Mobile booking is here, but travel firms are missing out
Mobile is the new normal – 34 % of global ecommerce transactions across all industries are happening on mobile devices.
In travel alone, one-third of the bookings in major countries around the world are now coming from mobile devices. With the rise of mobile bookings, clear winners and losers have surfaced, proving that there is real competition in the space and a strong thirst from consumers for a better experience.
Criteo also recently teamed up with Phocuswright to release The Mobile Effect white paper, which looks at the strongest performers in mobile airline and hotel bookings. It is interesting to note the gap that remains between mobile winners and losers.
In other Criteo data, we see average booking values on mobile sites aligned with desktop and mobile apps, but conversion rates on mobile sites are half of those on desktop and mobile apps.
This suggests that travelers value convenience when booking, but are missing it from their mobile web experience.
After analyzing thousands of sites, we identified some major differences. While in the US the top quartile of travel merchants see 33% of bookings via mobile on average, the lowest quartile is stuck at about 10%.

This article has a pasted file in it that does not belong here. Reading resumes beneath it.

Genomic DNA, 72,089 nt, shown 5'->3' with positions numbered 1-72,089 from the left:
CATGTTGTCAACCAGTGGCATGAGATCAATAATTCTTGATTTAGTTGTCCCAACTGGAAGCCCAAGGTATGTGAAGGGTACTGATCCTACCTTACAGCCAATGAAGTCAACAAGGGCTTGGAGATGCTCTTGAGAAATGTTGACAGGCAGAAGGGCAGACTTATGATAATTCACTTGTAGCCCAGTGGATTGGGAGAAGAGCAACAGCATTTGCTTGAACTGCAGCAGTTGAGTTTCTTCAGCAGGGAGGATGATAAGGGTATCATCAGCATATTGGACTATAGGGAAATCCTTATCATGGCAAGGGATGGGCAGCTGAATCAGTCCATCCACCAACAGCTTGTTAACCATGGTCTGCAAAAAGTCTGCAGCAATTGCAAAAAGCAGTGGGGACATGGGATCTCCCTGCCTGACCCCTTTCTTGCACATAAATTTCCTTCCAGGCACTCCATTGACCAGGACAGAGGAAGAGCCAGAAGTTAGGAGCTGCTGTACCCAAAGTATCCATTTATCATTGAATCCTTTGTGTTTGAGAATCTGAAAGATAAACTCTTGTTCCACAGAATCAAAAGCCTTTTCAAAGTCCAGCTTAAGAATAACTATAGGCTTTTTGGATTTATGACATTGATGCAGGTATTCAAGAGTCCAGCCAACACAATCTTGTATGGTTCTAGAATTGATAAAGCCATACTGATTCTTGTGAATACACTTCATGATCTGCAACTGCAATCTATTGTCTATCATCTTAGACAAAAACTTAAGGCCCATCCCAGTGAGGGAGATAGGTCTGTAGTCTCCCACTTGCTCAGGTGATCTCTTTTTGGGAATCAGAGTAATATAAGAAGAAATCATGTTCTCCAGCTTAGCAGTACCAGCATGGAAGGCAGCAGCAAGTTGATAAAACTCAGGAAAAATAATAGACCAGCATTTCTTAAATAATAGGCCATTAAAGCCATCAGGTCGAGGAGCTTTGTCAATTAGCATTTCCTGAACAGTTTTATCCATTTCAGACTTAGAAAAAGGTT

In looking at conversion rates, there is a 110% uplift when travel sites are optimized for mobile.
The following are examples of non-optimized mobile experiences in the hotel booking space that travel firms need to get right. The lessons apply across all verticals.
· Maps integration
Does your hotel’s mobile page have an easy to find, easy to activate map view? Maps on mobile is like wifi in hotels – sure, you can operate a hotel without it, but when everyone else offers wifi, you need to as well.
For any user on the road, it is essential to know where things are located- from transportation to meeting locations, hotels and restaurants.
Due to the small form factor, mobile sites need large photos. Ideally, full-width, and with easy navigation controls. But, don’t mess with quality. Why? Because some devices have a crisp, high definition screen, which make low resolution images look lousy. With touch controls, tapping or sliding should be enough to move to the next photo. A crowded interface will only frustrate a user.